One or two out of every thousand babies are born with duct-dependent congenital heart disease, a life-threatening condition where the normal connection between the heart and either the lungs or the aorta is missing. When the ductus arteriosus, a blood vessel that is open only in the foetus, gradually closes in the days after delivery, the flow of blood to the lungs or the aorta is cut off, resulting in circulatory collapse.
Most of these heart defects can be corrected by one or more operations, but many of the children do not have an audible heart murmur and they are rarely detected by the standard pre-discharge medical examination.
It is estimated that a third of all newborns with duct-dependent congenital heart disease therefore leave hospital without their critical defect being discovered, and there is a risk of this number rising as the average stay in hospital grows ever shorter.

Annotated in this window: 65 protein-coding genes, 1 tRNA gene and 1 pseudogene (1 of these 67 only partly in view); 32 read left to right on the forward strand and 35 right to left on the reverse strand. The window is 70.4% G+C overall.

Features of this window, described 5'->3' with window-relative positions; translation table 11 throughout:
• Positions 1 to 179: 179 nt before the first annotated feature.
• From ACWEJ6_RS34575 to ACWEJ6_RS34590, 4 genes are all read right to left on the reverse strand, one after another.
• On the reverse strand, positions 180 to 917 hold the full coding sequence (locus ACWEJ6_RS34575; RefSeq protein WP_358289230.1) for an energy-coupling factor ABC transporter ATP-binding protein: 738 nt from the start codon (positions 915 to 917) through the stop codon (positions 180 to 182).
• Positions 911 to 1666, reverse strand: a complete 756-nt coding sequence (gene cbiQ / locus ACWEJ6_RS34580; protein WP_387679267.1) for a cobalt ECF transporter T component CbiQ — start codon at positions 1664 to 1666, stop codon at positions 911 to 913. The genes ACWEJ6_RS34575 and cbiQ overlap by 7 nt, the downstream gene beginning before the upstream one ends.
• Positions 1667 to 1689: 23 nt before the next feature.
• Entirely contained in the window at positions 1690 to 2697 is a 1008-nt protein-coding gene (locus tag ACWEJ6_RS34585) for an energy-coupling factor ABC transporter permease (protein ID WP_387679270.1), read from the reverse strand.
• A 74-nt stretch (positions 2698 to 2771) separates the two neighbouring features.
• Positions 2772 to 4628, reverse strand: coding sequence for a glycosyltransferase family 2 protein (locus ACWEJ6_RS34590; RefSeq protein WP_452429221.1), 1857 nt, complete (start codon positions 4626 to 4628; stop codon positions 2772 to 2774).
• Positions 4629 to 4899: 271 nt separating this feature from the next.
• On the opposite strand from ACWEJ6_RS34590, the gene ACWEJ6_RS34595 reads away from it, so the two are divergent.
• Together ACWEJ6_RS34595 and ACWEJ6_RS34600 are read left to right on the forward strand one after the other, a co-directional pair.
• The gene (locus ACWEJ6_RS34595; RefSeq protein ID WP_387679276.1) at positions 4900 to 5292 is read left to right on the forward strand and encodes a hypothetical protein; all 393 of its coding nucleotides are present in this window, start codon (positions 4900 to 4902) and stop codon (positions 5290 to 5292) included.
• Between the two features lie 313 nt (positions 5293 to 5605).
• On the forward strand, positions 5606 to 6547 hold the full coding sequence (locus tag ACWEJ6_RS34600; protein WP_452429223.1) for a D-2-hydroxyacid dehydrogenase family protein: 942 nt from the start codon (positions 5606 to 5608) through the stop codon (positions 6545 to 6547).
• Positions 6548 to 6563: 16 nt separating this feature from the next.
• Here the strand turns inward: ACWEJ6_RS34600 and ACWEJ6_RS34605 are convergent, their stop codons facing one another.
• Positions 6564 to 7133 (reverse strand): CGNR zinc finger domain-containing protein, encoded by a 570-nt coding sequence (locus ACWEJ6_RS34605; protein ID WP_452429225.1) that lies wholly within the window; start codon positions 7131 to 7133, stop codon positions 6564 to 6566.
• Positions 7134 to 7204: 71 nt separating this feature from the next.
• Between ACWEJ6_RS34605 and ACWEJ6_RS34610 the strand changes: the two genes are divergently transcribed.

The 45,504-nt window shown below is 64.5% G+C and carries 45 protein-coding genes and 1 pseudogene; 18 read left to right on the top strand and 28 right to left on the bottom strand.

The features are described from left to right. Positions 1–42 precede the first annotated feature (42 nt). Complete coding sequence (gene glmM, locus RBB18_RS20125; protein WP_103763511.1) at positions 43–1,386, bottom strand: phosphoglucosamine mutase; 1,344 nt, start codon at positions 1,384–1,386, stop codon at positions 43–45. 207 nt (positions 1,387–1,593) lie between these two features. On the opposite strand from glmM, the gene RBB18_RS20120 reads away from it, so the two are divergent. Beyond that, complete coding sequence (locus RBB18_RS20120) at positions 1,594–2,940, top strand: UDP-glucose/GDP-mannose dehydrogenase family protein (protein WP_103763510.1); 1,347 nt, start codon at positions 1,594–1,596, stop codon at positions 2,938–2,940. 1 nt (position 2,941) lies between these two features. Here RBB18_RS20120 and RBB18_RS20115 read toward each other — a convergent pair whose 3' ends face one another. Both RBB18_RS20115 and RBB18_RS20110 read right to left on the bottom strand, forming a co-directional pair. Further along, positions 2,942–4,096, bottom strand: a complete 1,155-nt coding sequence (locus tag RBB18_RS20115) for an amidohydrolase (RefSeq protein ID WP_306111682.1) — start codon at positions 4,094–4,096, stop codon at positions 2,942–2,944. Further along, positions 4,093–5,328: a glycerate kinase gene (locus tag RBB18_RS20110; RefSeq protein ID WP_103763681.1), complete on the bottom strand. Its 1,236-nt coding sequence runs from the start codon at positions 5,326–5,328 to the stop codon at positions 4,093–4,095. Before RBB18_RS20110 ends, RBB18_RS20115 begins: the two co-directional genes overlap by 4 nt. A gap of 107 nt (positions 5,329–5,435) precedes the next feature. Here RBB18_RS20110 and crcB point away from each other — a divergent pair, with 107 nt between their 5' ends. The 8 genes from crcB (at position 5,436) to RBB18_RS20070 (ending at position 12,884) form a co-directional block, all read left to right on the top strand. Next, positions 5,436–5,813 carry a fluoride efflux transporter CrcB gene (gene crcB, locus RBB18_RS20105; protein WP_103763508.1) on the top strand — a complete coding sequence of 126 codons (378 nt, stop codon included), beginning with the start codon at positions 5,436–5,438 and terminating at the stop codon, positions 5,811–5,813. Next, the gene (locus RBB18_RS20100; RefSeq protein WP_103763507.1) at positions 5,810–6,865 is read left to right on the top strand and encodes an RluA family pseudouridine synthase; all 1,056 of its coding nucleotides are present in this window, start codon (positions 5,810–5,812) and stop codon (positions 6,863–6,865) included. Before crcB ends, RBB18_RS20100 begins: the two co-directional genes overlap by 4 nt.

Between 2004 and 2009, researchers at the Sahlgrenska Academy lead by professor Ingegerd Östman-Smith managed to develop a simple test where sensors on the baby’s right hand and either foot are used to check the blood’s oxygen saturation.
This test, known as pulse oximetry screening, takes only a couple of minutes and can be carried out by a midwife. When tested on 40,000 newborns in West Götaland, 92% of cases of duct-dependent congenital heart disease were detected.
The study from the Sahlgrenska Academy has made a major impact internationally after being published in the highly respected British Medical Journal. All newborns in Beijing are already being screened, and Anne de-Wahl Granelli, who based her thesis on the method, has been invited to Washington, Singapore, Vietnam and Argentina to present the results during the past year.
Last week the US Secretary of Health decided to recommend that all babies born in the US should be screened using the Swedish protocol before leaving hospital. Several counties in Sweden have also introduced the test, although there is not yet any coordinated national recommendation.
“People around the world are now talking about ‘the Swedish study’, and I’ve been invited to Nanjing in China to help start up a screening programme there this autumn,” says de-Wahl Granelli.
“I’m absolutely delighted that the research has had such an impact. My colleagues and everyone else who helped us with the clinical side of the study over a three-and-a-half-year period all deserve a share of the credit for the attention it has been given worldwide.”